Welcome to New York

Review by Jordan Cronk @JordanCronk

Directed by

Abel Ferrara

Starring

Drena De Niro Gérard Depardieu Jacqueline Bisset

Anticipation.

The uncompromising American auteur takes on the notorious Dominique Strauss-Kahn.

Enjoyment.

A singularly hedonistic, tensely humourous experience.

In Retrospect.

Despite an elemental focus, Ferrara has fashioned a casually complex moral tale.

The voracious sexual appetite of Dominique Strauss-Kahn makes the basis for Abel Ferrara’s brilliant, provocative new film.

Director Abel Ferrara’s Welcome to New York opens with a pre-credits interview which doubles as both an act of disclosure and discretion. In it, star Gérard Depardieu (as himself), acknowledges a common discrepancy in the art of acting: namely, that while he portrays an unsympathetic character — or in this case, via an unsubtle dramatisation of France’s former financial ambassador Dominique Strauss-Kahn, a rather vile one — he doesn’t condone or endorse his subject’s actions.

Coming from another director, this preamble could play as an attempt to preemptively diffuse allegations that the film may in fact be celebrating such behaviour. But from Ferrara, one of the most volatile and uncompromising of American auteurs, it further functions as a meta-cinematic comment on the performances which, at one point or another, we’re all inclined to indulge.

Further suggesting a kind of universal depravity, Ferrara opts not to contextualise his film. Indeed, the entire narrative of Welcome to New York unfurls over the course of a few evenings, from the arrival of Devereaux, our Strauss-Kahn surrogate, in Manhattan to his subsequent house arrest following the attempted rape of a hotel maid. For Ferrara (and by extension, Depardieu) there’s nothing but the animalistic drive of this man — no explanations, no psychology, no remorse. The film is likewise singular in its depiction of Devereaux’s pleasures and perversions. Beginning with what can discreetly be described as a 30-minute compendium of sexual liaisons, it is, in actuality, an orgy of indeterminate identities, a veritable overture of consumption and consummation — of limbs, liquids, liquors, and all things lascivious.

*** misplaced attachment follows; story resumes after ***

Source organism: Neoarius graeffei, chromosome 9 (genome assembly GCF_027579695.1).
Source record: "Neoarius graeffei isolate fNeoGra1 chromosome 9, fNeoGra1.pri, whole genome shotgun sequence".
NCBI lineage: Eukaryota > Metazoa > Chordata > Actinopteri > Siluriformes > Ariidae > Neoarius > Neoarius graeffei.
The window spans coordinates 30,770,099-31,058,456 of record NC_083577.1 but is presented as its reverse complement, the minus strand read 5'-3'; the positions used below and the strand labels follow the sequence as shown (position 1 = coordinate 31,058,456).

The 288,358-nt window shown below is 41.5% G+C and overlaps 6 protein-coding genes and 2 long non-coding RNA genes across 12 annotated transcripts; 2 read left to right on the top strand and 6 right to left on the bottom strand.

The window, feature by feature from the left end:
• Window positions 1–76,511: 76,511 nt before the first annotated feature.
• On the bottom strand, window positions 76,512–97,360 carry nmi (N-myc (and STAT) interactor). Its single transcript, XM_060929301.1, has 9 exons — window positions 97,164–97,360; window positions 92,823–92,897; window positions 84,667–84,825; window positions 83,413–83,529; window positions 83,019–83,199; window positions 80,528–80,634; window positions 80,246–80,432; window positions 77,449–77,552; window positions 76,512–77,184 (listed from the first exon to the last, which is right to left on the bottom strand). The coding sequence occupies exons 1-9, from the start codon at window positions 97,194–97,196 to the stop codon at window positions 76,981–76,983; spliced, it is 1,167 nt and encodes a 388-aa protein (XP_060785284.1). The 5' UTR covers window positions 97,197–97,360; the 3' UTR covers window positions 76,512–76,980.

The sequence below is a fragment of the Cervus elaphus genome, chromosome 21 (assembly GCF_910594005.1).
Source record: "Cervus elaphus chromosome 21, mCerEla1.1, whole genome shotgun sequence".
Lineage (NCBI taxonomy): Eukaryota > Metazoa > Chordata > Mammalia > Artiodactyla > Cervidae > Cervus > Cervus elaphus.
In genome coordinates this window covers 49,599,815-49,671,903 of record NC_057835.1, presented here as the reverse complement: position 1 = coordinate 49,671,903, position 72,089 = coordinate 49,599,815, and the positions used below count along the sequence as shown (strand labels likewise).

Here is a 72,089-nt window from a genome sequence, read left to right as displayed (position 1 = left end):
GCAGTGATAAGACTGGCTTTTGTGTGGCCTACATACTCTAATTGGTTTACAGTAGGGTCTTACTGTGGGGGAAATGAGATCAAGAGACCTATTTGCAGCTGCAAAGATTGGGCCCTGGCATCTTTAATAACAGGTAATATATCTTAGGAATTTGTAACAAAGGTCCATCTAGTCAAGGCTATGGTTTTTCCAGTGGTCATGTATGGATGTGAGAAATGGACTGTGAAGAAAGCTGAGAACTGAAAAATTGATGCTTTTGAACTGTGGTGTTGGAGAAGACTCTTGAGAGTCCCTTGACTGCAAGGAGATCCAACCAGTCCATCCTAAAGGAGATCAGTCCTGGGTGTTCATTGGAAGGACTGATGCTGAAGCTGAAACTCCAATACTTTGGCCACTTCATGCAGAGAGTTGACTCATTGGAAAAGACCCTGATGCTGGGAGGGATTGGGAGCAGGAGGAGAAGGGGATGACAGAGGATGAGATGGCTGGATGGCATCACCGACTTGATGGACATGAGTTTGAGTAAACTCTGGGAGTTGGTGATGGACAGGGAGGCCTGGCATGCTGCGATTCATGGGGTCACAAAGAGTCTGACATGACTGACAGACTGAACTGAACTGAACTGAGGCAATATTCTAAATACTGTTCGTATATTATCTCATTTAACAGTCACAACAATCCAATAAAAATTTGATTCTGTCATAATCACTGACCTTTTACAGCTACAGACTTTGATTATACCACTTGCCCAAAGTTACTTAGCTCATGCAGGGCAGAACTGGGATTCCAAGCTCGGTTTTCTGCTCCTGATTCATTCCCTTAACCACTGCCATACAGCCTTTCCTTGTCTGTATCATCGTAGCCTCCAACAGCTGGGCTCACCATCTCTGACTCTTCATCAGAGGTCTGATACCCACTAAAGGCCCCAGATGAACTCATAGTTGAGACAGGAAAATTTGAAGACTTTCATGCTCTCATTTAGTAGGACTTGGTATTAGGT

Following Devereaux’s initial detention, a series of scenes detailing his incarceration unfold in near-real time. There’s a pointedly procedural sense to these sequences; set inside a New York penitentiary, we watch as Devereaux is stripped naked and searched thoroughly, before being placed in a holding cell. In one of the film’s few genuinely hilarious (rather than tensely humorous) moments, Ferrara’s camera holds close on Devereaux as he paces back-and-forth in the cell, literally growling at his fellow inmates as they — and he in turn — attempt to intimidate.

The only break in the film’s elemental focus transpires in a late montage as Devereaux reflects, in voiceover, upon the preceding events while overlooking the city’s skyline. “I don’t have feelings. I don’t feel guilty,” Devereaux announces as he awaits trial, while his wife, Simone (Jacqueline Bisset) — privy to her husband’s indiscretions but without imminent claim to recourse herself, lest she damage her own political plans — exasperatedly chastises his behaviour. Ferrara continues to excel in his depiction of such moral grey areas, and Welcome to New York proceeds to end on an appropriately ambiguous note — slyly appropriate, that is, as the film has long since handed out its verdict.

Published 7 Aug 2014

Tags: French Cinema

Anticipation.

The uncompromising American auteur takes on the notorious Dominique Strauss-Kahn.

Enjoyment.

A singularly hedonistic, tensely humourous experience.

In Retrospect.

Despite an elemental focus, Ferrara has fashioned a casually complex moral tale.

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